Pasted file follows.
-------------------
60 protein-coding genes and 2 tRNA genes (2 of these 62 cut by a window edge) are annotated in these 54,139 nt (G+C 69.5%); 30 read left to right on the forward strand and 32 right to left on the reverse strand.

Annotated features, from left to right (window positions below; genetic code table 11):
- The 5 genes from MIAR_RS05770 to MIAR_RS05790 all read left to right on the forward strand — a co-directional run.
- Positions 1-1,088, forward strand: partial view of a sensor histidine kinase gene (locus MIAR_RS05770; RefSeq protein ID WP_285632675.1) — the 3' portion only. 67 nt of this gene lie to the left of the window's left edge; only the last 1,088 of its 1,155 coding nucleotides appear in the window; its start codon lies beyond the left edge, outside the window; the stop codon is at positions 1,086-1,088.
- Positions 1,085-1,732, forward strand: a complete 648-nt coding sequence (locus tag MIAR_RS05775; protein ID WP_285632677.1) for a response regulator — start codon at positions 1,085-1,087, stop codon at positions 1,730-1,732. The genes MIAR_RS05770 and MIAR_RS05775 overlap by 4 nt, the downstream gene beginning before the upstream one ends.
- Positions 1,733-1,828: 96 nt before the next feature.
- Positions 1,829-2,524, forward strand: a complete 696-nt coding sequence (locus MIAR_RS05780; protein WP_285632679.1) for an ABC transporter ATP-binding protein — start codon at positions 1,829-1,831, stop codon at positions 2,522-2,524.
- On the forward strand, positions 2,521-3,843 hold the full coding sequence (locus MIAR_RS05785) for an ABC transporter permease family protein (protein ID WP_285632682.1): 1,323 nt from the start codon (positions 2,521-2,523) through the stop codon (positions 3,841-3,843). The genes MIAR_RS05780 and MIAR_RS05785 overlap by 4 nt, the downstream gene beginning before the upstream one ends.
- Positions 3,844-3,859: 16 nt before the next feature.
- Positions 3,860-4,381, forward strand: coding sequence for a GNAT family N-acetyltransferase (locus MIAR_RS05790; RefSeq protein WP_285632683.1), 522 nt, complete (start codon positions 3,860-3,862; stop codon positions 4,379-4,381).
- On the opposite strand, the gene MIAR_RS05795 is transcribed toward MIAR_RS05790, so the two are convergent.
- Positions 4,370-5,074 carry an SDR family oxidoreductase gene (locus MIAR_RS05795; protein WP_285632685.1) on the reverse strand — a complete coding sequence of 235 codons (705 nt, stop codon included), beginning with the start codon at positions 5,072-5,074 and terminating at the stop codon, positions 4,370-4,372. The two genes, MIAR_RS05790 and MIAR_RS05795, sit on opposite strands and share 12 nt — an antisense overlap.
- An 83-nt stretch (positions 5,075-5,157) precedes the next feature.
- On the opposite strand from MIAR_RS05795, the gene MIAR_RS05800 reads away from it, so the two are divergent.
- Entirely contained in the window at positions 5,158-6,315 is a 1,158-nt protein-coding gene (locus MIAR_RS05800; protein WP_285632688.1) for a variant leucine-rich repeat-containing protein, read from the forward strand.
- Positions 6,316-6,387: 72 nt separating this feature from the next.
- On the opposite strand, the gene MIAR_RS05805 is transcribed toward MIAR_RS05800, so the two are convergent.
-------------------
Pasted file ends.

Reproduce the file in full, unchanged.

60 protein-coding genes and 2 tRNA genes (2 of these 62 cut by a window edge) are annotated in these 54,139 nt (G+C 69.5%); 30 read left to right on the forward strand and 32 right to left on the reverse strand.

Annotated features, from left to right (window positions below; genetic code table 11):
- The 5 genes from MIAR_RS05770 to MIAR_RS05790 all read left to right on the forward strand — a co-directional run.
- Positions 1-1,088, forward strand: partial view of a sensor histidine kinase gene (locus MIAR_RS05770; RefSeq protein ID WP_285632675.1) — the 3' portion only. 67 nt of this gene lie to the left of the window's left edge; only the last 1,088 of its 1,155 coding nucleotides appear in the window; its start codon lies beyond the left edge, outside the window; the stop codon is at positions 1,086-1,088.
- Positions 1,085-1,732, forward strand: a complete 648-nt coding sequence (locus tag MIAR_RS05775; protein ID WP_285632677.1) for a response regulator — start codon at positions 1,085-1,087, stop codon at positions 1,730-1,732. The genes MIAR_RS05770 and MIAR_RS05775 overlap by 4 nt, the downstream gene beginning before the upstream one ends.
- Positions 1,733-1,828: 96 nt before the next feature.
- Positions 1,829-2,524, forward strand: a complete 696-nt coding sequence (locus MIAR_RS05780; protein WP_285632679.1) for an ABC transporter ATP-binding protein — start codon at positions 1,829-1,831, stop codon at positions 2,522-2,524.
- On the forward strand, positions 2,521-3,843 hold the full coding sequence (locus MIAR_RS05785) for an ABC transporter permease family protein (protein ID WP_285632682.1): 1,323 nt from the start codon (positions 2,521-2,523) through the stop codon (positions 3,841-3,843). The genes MIAR_RS05780 and MIAR_RS05785 overlap by 4 nt, the downstream gene beginning before the upstream one ends.
- Positions 3,844-3,859: 16 nt before the next feature.
- Positions 3,860-4,381, forward strand: coding sequence for a GNAT family N-acetyltransferase (locus MIAR_RS05790; RefSeq protein WP_285632683.1), 522 nt, complete (start codon positions 3,860-3,862; stop codon positions 4,379-4,381).
- On the opposite strand, the gene MIAR_RS05795 is transcribed toward MIAR_RS05790, so the two are convergent.
- Positions 4,370-5,074 carry an SDR family oxidoreductase gene (locus MIAR_RS05795; protein WP_285632685.1) on the reverse strand — a complete coding sequence of 235 codons (705 nt, stop codon included), beginning with the start codon at positions 5,072-5,074 and terminating at the stop codon, positions 4,370-4,372. The two genes, MIAR_RS05790 and MIAR_RS05795, sit on opposite strands and share 12 nt — an antisense overlap.
- An 83-nt stretch (positions 5,075-5,157) precedes the next feature.
- On the opposite strand from MIAR_RS05795, the gene MIAR_RS05800 reads away from it, so the two are divergent.
- Entirely contained in the window at positions 5,158-6,315 is a 1,158-nt protein-coding gene (locus MIAR_RS05800; protein WP_285632688.1) for a variant leucine-rich repeat-containing protein, read from the forward strand.
- Positions 6,316-6,387: 72 nt separating this feature from the next.
- On the opposite strand, the gene MIAR_RS05805 is transcribed toward MIAR_RS05800, so the two are convergent.